Word Count: 504
Victoria Lynn sat on the old log churning the butter and blowing the hair that had fallen out of her cap off of her face. Her muscles ached but no more than usual. It was the other pain that truly bothered her. She slid her sleeve up over her arm grimacing at the festering wound.
She should tell her mother, she knew she should but if she did she would get in trouble. She’d take the switch from Pa, for sure, maybe have to to do all of Celia’s chores, too. All because she had given in to her curiosity, disobeying her parents, and visited the cave.
She’d take it back now if she could. Her arm hurt so much. She closed her eyes, just for a moment, breathed deeply.
The cave hadn’t been empty. A moment after stepping inside something–some animal–had wounded her. Its bestial claws just missing taking off her arm, one claw scratching across her flesh, the blood welling instantly.
She shuddered on her log, hearing the echo of its growl in her mind. Menacing, but only a warning–she’d been spared. It had not pursued her out of the cave.
All day long the ache in her arm grew worse, causing her to grit and finally grind at her teeth. As soon as she could she hurried away from her tasks, disappearing into the children’s loft to lay down, cursing her stupidity.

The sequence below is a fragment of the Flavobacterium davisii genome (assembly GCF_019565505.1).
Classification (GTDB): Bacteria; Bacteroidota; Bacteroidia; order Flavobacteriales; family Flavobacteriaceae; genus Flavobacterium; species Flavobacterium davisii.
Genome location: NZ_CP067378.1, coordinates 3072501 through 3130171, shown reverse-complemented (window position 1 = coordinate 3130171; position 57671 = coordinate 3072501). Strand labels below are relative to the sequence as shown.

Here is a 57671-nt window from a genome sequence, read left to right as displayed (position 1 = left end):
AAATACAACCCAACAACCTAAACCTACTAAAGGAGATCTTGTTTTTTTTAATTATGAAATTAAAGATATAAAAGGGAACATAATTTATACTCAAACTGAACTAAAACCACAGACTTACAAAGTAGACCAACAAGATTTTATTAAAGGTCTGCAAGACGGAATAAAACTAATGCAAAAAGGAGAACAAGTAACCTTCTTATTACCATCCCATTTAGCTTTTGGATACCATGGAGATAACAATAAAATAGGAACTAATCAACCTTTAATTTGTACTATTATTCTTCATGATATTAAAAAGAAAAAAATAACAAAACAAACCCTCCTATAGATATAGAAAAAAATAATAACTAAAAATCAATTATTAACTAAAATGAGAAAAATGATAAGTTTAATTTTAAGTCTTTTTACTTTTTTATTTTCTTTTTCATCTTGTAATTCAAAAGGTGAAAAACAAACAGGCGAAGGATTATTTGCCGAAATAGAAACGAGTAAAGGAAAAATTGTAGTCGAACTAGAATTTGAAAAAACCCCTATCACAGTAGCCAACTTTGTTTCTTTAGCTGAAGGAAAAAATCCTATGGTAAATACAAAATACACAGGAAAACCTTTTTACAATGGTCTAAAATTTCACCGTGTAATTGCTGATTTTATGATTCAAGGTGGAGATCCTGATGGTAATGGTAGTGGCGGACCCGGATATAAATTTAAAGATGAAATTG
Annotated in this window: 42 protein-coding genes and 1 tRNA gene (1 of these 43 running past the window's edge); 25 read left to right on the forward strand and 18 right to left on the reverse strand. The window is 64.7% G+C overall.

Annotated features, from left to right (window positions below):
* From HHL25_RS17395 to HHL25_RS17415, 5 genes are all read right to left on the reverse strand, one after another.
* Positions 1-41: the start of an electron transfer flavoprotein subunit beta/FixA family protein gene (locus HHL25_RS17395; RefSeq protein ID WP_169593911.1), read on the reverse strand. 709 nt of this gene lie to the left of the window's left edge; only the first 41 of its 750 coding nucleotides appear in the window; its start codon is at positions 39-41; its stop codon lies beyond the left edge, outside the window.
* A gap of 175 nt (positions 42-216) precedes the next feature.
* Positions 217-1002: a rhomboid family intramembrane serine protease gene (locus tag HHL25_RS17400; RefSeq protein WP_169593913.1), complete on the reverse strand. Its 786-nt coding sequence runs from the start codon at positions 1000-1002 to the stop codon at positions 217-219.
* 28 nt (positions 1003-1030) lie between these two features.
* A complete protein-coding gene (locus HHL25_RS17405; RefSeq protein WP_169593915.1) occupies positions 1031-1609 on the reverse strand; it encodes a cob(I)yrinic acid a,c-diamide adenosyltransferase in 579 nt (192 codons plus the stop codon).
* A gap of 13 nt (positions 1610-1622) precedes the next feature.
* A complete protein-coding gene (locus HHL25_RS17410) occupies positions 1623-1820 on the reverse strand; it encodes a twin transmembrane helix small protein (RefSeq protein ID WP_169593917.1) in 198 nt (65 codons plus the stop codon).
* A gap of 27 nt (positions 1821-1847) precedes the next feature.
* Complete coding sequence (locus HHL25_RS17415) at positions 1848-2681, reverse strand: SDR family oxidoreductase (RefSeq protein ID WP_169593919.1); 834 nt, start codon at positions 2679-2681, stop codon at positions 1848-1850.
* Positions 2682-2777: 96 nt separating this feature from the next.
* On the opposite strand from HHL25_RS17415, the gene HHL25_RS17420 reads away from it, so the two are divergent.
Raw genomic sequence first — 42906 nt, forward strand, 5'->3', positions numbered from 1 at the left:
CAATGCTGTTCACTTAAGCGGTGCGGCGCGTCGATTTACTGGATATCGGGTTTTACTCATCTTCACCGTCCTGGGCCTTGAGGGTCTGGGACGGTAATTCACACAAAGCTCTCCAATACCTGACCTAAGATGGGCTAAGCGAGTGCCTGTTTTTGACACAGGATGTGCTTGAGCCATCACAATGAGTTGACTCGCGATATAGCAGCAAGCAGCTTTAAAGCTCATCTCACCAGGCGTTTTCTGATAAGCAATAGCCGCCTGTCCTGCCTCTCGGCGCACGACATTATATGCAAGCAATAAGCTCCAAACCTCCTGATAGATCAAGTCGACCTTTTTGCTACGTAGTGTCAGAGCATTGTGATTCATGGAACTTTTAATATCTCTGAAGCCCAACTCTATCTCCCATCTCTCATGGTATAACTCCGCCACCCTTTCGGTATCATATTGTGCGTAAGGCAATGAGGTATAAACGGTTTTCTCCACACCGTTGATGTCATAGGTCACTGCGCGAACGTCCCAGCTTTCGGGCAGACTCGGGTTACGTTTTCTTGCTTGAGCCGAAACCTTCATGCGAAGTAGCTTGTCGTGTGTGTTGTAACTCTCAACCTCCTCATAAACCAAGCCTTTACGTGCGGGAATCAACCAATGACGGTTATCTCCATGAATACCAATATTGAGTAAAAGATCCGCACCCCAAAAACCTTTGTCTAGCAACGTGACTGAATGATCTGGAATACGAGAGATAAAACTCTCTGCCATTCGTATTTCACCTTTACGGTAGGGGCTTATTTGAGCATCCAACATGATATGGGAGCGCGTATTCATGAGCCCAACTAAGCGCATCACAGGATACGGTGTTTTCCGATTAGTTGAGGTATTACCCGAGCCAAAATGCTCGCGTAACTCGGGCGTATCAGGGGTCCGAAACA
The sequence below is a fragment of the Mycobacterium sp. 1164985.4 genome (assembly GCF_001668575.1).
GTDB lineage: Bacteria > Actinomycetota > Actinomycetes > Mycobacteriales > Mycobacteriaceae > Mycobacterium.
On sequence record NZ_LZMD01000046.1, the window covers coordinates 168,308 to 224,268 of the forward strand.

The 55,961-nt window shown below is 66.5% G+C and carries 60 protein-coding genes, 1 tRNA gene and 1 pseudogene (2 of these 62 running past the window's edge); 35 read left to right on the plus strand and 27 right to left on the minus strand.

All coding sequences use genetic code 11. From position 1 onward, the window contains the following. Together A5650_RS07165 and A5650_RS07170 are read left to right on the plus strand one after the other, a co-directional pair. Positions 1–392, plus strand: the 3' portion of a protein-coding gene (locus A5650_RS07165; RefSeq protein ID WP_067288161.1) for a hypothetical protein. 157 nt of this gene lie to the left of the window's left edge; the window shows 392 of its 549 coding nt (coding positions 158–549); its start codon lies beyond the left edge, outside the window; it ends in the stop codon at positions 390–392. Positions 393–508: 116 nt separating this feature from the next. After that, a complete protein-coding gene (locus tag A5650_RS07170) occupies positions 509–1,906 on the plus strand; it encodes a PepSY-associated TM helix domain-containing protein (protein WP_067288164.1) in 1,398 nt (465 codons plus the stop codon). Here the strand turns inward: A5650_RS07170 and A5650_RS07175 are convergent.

As she lay on the straw bed fever burned its way through her. In the darkness she twitched, moaning softly. Breathing fast. No one heard her down below. The crackling fire in the hearth, the soft voices of the youngest children, the wind in the eaves, all conspired to speak over her, to leave her silenced.
The ache in her arm moved to her shoulder, spread through her chest and down her body. Her fever rose as the sun set and left her needing–no yearning– to escape outside. To throw off her shawl, to slip off her dress in the cool October evening air, and run. Run towards the woods. Run until she reached the horizon, could she do that?
Victoria Lynn slipped out of her window, to the old tree, and slid down its trunk. Bare limb branches scraped at her skin but she no longer felt any of it. Her eyes were fearful but the blood coursed through her, giving strength to her muscles, building a hunger inside her she had never known before.
As the sun disappeared over the horizon, she ran. Away from the path and deep into the woods. The trees waving above her, welcoming her.
Her hands, desperately clawing at her garments, pulling them off and dropping them to the ground. Her skin burning hot, blazing with heat. Running until she reached the clearing with the cave–had she known where she was going? And then she fell down on her knees, and howled.
Above her, bright yellow, mute and powerful, commanded the moon.